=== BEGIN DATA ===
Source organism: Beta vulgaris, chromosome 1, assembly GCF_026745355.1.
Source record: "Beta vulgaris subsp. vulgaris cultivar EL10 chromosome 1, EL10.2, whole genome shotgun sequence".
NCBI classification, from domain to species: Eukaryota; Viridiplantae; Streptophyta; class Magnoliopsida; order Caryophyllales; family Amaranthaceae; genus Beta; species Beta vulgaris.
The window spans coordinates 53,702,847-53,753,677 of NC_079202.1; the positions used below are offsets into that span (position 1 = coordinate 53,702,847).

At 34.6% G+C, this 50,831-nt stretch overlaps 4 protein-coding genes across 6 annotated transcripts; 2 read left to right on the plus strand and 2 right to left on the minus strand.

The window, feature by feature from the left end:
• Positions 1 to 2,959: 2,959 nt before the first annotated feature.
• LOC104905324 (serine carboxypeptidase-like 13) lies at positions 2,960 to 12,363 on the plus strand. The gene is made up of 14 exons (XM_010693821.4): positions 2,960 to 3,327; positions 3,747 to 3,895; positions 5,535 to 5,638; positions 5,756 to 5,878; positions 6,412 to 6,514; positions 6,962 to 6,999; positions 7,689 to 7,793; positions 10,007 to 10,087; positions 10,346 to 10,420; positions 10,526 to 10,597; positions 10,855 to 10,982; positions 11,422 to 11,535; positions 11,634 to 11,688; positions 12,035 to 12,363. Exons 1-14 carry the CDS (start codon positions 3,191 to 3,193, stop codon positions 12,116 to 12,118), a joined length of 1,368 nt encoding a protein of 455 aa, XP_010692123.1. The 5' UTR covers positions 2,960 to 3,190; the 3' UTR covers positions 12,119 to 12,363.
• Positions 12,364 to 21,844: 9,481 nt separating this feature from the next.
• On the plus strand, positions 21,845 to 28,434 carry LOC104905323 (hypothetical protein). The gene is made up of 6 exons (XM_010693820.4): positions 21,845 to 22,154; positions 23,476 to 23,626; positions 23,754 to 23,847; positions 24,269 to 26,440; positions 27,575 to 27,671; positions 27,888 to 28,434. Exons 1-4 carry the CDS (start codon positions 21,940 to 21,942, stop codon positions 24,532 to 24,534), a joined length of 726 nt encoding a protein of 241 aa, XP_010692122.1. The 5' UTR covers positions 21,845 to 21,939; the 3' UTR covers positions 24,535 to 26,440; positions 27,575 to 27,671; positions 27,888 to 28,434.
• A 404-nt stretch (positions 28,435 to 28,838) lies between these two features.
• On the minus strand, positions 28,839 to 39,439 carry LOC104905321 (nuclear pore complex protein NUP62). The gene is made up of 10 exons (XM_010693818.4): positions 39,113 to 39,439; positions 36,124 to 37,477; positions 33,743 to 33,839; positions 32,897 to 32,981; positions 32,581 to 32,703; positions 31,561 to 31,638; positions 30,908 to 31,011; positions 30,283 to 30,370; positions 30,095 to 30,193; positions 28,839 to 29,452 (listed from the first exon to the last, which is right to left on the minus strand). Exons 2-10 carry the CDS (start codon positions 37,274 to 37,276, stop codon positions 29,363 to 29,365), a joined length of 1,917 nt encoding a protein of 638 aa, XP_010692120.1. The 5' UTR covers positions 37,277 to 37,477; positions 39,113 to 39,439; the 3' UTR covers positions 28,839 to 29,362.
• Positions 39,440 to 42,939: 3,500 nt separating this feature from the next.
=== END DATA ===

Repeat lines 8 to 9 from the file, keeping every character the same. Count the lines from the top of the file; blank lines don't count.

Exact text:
• LOC104905324 (serine carboxypeptidase-like 13) lies at positions 2,960 to 12,363 on the plus strand. The gene is made up of 14 exons (XM_010693821.4): positions 2,960 to 3,327; positions 3,747 to 3,895; positions 5,535 to 5,638; positions 5,756 to 5,878; positions 6,412 to 6,514; positions 6,962 to 6,999; positions 7,689 to 7,793; positions 10,007 to 10,087; positions 10,346 to 10,420; positions 10,526 to 10,597; positions 10,855 to 10,982; positions 11,422 to 11,535; positions 11,634 to 11,688; positions 12,035 to 12,363. Exons 1-14 carry the CDS (start codon positions 3,191 to 3,193, stop codon positions 12,116 to 12,118), a joined length of 1,368 nt encoding a protein of 455 aa, XP_010692123.1. The 5' UTR covers positions 2,960 to 3,190; the 3' UTR covers positions 12,119 to 12,363.
• Positions 12,364 to 21,844: 9,481 nt separating this feature from the next.